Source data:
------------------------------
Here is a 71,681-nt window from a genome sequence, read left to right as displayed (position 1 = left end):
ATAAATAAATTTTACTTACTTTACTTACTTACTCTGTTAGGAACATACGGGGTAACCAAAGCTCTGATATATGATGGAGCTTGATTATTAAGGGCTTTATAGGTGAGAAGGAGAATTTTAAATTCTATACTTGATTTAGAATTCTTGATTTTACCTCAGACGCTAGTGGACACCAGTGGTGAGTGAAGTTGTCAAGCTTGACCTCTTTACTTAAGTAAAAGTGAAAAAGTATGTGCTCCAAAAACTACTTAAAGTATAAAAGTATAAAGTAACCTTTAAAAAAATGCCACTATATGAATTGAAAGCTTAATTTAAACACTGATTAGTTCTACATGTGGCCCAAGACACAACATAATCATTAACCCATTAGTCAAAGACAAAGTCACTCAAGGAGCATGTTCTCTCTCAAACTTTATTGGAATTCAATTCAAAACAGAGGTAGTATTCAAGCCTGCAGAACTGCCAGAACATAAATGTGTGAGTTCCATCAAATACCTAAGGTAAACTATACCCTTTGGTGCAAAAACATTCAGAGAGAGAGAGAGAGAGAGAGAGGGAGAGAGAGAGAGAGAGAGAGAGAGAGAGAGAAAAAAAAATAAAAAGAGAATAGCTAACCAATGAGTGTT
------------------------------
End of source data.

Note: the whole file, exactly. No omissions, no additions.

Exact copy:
Here is a 71,681-nt window from a genome sequence, read left to right as displayed (position 1 = left end):
ATAAATAAATTTTACTTACTTTACTTACTTACTCTGTTAGGAACATACGGGGTAACCAAAGCTCTGATATATGATGGAGCTTGATTATTAAGGGCTTTATAGGTGAGAAGGAGAATTTTAAATTCTATACTTGATTTAGAATTCTTGATTTTACCTCAGACGCTAGTGGACACCAGTGGTGAGTGAAGTTGTCAAGCTTGACCTCTTTACTTAAGTAAAAGTGAAAAAGTATGTGCTCCAAAAACTACTTAAAGTATAAAAGTATAAAGTAACCTTTAAAAAAATGCCACTATATGAATTGAAAGCTTAATTTAAACACTGATTAGTTCTACATGTGGCCCAAGACACAACATAATCATTAACCCATTAGTCAAAGACAAAGTCACTCAAGGAGCATGTTCTCTCTCAAACTTTATTGGAATTCAATTCAAAACAGAGGTAGTATTCAAGCCTGCAGAACTGCCAGAACATAAATGTGTGAGTTCCATCAAATACCTAAGGTAAACTATACCCTTTGGTGCAAAAACATTCAGAGAGAGAGAGAGAGAGAGAGAGGGAGAGAGAGAGAGAGAGAGAGAGAGAGAGAGAAAAAAAAATAAAAAGAGAATAGCTAACCAATGAGTGTT